Closures

Governor Vows Changes at New Castle

Governor Vows Changes at New Castle

“I think the New Castle expose, more than anything, changed the perception of the average Hoosier about ‘Who is a person with a disability?’”

Central State Hospital, shut down in 1994 following a series of suspicious deaths, was the state’s first institutional closure. In 1997, a television broadcast showed hidden camera footage of resident abuse by employees at New Castle (re-named New Castle State Developmental Center). The Center closed the following year, as did Northern Indiana State Developmental Center. About the New Castle scandal’s enormous impact on public attitudes, parent and advocate Donna Roberts observed, “I think [the expose], more than anything, changed the perception of the average Hoosier about ‘Who is a person with a disability?’”

By 2007 Indiana had eliminated its last state institution for people with intellectual and/or developmental disabilities (I/DD). Only nine other states, eight of them smaller than Indiana, had arrived at this milestone. These final closures were spurred on by a U.S. Department of Justice lawsuit alleging that conditions at the Muscatatuck and Fort Wayne developmental centers violated provisions of the Civil Rights of Institutionalized Persons Act. In 2012 and 2013, Indiana also closed I/DD units at four state psychiatric hospitals.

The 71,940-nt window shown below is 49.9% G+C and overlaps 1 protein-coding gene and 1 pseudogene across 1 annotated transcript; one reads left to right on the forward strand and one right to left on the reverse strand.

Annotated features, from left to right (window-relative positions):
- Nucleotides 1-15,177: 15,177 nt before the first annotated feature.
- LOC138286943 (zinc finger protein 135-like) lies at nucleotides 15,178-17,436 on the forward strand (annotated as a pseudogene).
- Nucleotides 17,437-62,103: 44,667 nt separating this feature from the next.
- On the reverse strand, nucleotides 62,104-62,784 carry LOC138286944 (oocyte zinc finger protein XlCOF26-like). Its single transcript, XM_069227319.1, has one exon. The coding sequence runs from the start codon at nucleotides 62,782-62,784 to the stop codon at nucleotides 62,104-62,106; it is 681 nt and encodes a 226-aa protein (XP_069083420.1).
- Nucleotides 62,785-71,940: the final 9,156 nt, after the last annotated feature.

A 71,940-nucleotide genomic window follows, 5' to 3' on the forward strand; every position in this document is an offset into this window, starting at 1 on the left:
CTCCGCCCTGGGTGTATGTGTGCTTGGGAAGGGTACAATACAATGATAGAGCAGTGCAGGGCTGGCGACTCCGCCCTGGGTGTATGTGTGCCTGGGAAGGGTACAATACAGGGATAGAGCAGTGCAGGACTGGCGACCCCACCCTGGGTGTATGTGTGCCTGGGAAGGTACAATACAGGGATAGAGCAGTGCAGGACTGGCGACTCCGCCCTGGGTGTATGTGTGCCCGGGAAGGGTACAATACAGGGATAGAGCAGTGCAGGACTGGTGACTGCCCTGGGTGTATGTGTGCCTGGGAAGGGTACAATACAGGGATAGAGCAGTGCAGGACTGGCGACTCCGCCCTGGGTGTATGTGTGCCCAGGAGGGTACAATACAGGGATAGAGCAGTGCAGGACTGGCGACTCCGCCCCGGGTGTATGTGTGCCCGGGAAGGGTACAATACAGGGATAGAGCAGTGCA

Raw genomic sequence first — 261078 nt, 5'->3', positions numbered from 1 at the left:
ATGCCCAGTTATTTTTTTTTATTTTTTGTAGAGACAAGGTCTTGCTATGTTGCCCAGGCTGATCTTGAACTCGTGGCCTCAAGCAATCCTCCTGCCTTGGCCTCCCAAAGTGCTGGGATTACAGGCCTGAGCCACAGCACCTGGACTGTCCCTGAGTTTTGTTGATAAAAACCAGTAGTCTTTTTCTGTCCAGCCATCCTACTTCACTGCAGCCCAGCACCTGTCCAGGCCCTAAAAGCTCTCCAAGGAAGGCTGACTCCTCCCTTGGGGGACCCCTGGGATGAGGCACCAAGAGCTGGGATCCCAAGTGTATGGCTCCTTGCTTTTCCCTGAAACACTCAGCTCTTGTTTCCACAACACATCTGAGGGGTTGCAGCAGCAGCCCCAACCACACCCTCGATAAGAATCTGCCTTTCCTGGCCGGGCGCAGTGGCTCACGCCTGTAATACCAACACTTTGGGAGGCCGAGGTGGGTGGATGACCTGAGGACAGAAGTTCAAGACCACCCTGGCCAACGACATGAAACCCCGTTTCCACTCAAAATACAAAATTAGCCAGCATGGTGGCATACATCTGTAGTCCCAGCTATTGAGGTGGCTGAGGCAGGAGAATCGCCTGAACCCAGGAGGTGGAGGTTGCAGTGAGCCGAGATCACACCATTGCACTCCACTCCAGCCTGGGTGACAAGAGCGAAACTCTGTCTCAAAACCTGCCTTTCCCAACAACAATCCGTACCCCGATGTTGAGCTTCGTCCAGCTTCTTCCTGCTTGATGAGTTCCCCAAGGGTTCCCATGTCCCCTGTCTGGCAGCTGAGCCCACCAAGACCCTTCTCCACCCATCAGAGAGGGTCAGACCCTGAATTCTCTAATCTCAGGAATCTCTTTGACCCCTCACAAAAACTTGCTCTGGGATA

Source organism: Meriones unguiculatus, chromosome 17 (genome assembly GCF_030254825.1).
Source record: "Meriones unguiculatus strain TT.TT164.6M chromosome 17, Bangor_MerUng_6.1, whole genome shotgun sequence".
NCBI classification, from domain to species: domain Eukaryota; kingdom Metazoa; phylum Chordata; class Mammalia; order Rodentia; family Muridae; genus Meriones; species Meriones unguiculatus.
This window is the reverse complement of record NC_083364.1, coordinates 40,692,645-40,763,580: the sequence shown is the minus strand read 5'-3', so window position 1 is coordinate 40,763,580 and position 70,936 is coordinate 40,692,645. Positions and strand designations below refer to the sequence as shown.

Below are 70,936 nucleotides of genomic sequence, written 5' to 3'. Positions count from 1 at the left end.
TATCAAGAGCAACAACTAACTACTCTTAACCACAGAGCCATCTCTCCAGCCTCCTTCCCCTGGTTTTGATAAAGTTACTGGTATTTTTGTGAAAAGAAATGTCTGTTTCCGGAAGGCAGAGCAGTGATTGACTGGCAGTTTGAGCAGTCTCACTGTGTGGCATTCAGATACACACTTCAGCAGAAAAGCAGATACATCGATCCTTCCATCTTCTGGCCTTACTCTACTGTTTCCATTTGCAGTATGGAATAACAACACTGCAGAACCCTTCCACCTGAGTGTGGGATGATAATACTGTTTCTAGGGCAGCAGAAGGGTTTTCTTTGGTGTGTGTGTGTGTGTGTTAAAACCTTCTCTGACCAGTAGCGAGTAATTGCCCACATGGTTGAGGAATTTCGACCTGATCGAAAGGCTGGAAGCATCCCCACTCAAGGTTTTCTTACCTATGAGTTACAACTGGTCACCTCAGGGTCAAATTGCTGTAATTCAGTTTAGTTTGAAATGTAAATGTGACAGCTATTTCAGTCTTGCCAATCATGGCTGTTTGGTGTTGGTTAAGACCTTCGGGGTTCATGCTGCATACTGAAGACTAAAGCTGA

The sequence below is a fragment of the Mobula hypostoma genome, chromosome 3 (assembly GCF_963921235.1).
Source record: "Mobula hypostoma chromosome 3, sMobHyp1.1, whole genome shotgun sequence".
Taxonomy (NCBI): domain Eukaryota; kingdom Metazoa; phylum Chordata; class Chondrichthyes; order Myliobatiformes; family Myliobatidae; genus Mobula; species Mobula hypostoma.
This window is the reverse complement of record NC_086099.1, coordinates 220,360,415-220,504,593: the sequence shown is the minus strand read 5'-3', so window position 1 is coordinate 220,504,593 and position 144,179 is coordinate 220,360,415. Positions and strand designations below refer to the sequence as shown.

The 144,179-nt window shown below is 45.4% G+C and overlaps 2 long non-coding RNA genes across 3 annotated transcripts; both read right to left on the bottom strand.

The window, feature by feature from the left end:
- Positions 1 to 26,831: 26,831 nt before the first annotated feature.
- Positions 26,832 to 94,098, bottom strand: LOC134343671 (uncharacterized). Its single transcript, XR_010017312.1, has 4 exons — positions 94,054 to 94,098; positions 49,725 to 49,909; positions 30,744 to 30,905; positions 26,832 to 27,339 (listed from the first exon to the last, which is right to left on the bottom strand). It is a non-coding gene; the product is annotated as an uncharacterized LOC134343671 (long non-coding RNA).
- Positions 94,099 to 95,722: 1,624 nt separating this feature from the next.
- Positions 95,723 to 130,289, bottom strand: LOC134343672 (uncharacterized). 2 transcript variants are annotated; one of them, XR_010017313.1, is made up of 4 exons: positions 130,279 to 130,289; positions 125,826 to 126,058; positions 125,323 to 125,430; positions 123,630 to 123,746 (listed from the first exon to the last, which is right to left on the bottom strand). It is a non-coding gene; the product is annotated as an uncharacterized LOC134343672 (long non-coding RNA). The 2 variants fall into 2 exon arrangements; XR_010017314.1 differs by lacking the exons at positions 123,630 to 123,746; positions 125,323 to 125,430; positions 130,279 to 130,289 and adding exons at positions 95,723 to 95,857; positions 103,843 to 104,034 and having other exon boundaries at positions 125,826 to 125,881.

"Oh gosh, I didn't want to live… I hated everybody that did this to me."

n 1974 Governor Otis R. Bowen had signed Public Law No. 60 to repeal all remaining Indiana compulsory sterilization statutes. In some form, these were on the books for almost seven decades. Jamie Coleman’s involuntary and unknowing sterilization in Auburn, Indiana was challenged in a 1978 Supreme Court case. She was trying to become a mother when she discovered what had been done to her at age 15. It was devastating. "Oh gosh, I didn't want to live… I hated everybody that did this to me."

Indiana Eugenics Law Marker
Indiana Eugenics Law Marker

In 2007, it was Coleman who unveiled an historic marker in Indianapolis, part of the centennial observance of the state's notorious sterilization law. The Indiana legislature adopted a formal resolution condemning past eugenic abuses. There were at least 2,000 adults and children (a conservative estimate) who were forcibly sterilized in Indiana between 1907 and 1974. Although Coleman had never been institutionalized, her public gesture put a face on these individuals otherwise lost to history.